In late April, Science magazine reported that Brazil is a world leader in tropical forest monitoring thanks to their use of data from a number of Earth-observing satellites.
Brazil’s Instituto Nacional de Pesquisas Espaciais (National Institute for Space Research, INPE) uses data from Terra’s MODIS sensor to create weekly alerts of clear-cutting activity. While annually, INPE conducts a survey of deforestation using the higher resolution data of the Landsat and CBERS-2 sensors. And most recently, radar data provided by Japan’s ALOS satellite have helped INPE see areas of forest chronically covered by clouds. Researchers report that field and satellite measurements of clear-cut areas typically agree within 5 to 10 percent. However, substantial uncertainty related to the amount of carbon dioxide released by these clear-cut trees exists (errors on the order of 25% to 50%). Data fusion may eventually help researchers better calculate the carbon emissions associated with clear-cutting over large geographic expanses.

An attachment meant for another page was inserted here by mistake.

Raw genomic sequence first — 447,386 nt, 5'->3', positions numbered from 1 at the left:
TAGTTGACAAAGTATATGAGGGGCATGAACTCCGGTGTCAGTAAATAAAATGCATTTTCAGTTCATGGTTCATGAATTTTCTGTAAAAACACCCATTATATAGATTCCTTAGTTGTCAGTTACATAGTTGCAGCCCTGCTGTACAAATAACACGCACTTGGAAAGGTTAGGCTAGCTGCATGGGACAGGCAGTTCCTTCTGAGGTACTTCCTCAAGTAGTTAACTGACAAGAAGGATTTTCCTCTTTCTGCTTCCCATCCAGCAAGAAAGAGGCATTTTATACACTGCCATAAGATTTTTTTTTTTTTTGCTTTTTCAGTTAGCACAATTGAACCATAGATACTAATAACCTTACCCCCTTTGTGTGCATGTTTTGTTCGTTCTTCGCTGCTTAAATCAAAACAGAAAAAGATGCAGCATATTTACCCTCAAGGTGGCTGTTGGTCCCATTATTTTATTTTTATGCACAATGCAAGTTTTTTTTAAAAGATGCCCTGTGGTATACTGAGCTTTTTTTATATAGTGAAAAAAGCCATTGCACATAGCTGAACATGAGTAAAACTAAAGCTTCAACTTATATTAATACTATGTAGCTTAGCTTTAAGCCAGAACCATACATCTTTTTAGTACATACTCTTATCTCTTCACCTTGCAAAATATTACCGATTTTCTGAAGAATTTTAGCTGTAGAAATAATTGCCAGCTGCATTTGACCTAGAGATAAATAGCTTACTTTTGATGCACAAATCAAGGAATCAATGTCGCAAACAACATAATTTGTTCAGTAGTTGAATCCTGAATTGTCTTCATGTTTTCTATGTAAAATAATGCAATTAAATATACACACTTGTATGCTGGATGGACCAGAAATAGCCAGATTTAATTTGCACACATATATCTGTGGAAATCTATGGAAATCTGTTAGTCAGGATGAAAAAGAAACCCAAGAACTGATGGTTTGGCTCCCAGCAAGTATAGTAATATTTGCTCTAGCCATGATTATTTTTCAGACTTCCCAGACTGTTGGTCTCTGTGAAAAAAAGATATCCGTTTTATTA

Note: Pioneering work on Brazil’s Amazonian tropical deforestation and its impact on habitat fragmentation was conducted by Drs. Skole and Tucker using Landsat data. Reference can be found below.
For more information:
+ “Improved Monitoring of Rainforests Helps Pierce Haze of Deforestation,” Science, vol. 316, April 27, 2007. (external link)
+ “Deforestation in the Brazilian Amazon Forest.” Brazilian Embassy. (external link)
+ Skole, D. and C. Tucker, “Tropical Deforestation and Habitat Fragmentation in the Amazon: Satellite Data from 1978 to 1988,” Science, vol. 260, June 25, 1993.
Safeguarding freshwater resources is crucial, and while scientists use a variety of ground-based techniques to gauge water quality, the Landsat program has provided water quality data from orbit for decades.